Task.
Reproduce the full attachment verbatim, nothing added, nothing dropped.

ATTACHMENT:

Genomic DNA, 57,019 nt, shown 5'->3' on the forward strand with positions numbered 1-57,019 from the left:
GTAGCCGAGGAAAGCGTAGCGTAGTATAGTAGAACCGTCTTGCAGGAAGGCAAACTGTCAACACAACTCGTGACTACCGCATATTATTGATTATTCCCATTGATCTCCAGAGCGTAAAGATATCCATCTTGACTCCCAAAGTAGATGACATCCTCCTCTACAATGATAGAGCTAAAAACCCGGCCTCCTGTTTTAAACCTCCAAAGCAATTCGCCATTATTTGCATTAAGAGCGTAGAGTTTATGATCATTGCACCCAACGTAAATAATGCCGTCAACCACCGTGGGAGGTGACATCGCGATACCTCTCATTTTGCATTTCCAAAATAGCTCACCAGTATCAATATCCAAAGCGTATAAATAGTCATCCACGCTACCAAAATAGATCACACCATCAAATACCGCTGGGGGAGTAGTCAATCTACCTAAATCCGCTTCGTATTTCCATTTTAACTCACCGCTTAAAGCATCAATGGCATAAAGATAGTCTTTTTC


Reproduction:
Genomic DNA, 57,019 nt, shown 5'->3' on the forward strand with positions numbered 1-57,019 from the left:
GTAGCCGAGGAAAGCGTAGCGTAGTATAGTAGAACCGTCTTGCAGGAAGGCAAACTGTCAACACAACTCGTGACTACCGCATATTATTGATTATTCCCATTGATCTCCAGAGCGTAAAGATATCCATCTTGACTCCCAAAGTAGATGACATCCTCCTCTACAATGATAGAGCTAAAAACCCGGCCTCCTGTTTTAAACCTCCAAAGCAATTCGCCATTATTTGCATTAAGAGCGTAGAGTTTATGATCATTGCACCCAACGTAAATAATGCCGTCAACCACCGTGGGAGGTGACATCGCGATACCTCTCATTTTGCATTTCCAAAATAGCTCACCAGTATCAATATCCAAAGCGTATAAATAGTCATCCACGCTACCAAAATAGATCACACCATCAAATACCGCTGGGGGAGTAGTCAATCTACCTAAATCCGCTTCGTATTTCCATTTTAACTCACCGCTTAAAGCATCAATGGCATAAAGATAGTCTTTTTC